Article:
Autumn, a junior studying biology at New Mexico State University, researched the role of environmental stress in Autism Spectrum Disorder
Differences in neuron morphology—including stress-induced changes—have been implicated in autism spectrum disorder (ASD). Broad has provided a space where collaboration, innovation, and learning can take place. My time here has given me a chance to not only take part in cutting-edge research but foster meaningful connections that will last a lifetime. My summer at BSRP has shown me how exciting research is, given me incredible mentors to look up to, and has shaped my future as a scientist. Studies indicate that individuals with ASD experience heightened responses to stress, but the contribution of genetic risk and environmental stress remains elusive. We are investigating how stress affects neuron morphology in ASD. Firstly, induced pluripotent stem cells (iPSCs) from control and ASD patients underwent neural differentiation. I treated neurons with hydrocortisone and performed immunofluorescence microscopy to assess the effects of stress on neuron morphology. Additionally, I have started to generate stable CRISPRi iPSC lines compatible with neural differentiation. This will enable future comparison of ASD and control lines in response to the knockdown of high-confidence ASD risk genes under stress conditions using single-cell RNA-seq and Cell Painting to assess changes in gene expression and neuron morphology, respectively. Emphasis is placed on creating female CRISPRi lines to increase the representation of females in ASD research. The results will begin to decipher the interaction between genes and environmental stress in ASD, including differences due to sex and human genetic variation.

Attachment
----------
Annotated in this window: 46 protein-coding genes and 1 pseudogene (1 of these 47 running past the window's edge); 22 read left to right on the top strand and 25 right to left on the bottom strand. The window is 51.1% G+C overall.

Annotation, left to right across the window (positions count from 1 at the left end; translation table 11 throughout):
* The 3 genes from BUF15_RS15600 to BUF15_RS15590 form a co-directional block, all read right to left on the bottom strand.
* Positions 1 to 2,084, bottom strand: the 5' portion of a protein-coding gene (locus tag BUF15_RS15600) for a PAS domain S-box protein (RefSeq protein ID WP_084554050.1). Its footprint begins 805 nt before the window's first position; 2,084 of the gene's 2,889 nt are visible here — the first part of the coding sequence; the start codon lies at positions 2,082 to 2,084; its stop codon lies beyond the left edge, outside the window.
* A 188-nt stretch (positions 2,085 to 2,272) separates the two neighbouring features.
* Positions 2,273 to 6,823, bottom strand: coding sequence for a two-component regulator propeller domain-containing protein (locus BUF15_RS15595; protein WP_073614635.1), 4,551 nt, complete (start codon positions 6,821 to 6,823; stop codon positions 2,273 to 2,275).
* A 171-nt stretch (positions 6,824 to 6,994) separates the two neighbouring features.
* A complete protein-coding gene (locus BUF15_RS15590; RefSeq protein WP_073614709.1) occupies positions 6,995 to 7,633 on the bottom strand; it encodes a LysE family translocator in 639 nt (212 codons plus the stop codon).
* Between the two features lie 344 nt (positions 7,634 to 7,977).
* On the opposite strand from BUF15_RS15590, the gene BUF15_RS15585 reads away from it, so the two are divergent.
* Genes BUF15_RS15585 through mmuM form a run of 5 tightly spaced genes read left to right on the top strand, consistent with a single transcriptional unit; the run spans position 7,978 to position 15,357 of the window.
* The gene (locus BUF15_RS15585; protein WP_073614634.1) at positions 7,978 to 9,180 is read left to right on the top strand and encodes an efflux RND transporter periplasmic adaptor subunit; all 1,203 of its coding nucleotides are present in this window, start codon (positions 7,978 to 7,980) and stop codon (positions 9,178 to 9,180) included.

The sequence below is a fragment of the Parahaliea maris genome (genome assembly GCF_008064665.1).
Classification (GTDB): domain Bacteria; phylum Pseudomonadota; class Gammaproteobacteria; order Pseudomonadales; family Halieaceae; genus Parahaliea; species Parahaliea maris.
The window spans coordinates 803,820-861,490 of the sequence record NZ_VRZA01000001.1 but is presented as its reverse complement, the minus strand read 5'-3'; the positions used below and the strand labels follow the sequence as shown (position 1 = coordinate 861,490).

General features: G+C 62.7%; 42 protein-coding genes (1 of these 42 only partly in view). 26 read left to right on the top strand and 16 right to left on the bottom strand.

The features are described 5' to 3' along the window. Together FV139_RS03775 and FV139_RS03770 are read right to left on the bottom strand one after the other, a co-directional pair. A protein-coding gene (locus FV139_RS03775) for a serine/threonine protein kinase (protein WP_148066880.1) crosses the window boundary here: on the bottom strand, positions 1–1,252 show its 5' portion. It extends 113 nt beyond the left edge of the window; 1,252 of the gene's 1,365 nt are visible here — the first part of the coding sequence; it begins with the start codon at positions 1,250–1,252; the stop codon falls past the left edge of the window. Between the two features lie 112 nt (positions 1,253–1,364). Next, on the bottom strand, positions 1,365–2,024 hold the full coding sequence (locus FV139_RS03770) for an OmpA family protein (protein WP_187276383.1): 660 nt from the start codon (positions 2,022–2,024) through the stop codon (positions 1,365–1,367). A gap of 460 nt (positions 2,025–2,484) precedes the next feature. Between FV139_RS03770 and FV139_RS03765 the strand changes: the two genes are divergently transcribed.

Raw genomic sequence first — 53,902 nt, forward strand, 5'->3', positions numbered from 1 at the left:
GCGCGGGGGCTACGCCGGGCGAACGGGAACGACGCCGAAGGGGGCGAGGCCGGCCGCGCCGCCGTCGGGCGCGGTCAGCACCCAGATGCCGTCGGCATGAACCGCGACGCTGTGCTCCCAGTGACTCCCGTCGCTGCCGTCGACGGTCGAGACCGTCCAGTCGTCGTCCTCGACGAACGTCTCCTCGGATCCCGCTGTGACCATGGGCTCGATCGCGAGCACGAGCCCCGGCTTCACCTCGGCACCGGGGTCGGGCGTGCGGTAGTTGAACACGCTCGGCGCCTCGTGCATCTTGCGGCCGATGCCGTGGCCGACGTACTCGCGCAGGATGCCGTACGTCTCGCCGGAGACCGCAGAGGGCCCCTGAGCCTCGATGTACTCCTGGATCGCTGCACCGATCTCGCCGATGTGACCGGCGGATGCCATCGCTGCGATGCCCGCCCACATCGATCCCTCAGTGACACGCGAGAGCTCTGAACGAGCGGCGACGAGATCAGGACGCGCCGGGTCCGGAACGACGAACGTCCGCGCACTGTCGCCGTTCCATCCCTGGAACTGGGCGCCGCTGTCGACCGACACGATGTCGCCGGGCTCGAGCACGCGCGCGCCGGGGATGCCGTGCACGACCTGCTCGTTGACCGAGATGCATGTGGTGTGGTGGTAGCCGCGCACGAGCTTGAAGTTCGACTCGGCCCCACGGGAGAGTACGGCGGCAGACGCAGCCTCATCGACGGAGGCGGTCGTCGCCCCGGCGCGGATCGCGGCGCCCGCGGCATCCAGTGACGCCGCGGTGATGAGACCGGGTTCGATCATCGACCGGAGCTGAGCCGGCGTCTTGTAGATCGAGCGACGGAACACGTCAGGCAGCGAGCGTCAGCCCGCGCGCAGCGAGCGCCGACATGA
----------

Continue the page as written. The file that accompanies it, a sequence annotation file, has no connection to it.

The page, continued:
Project: Investigating Stress-Induced Changes in Neuron Morphology in Autism Spectrum Disorder
Mentor: Vy Ngo
PI: Nehme Lab, Stanley Center for Psychiatric Research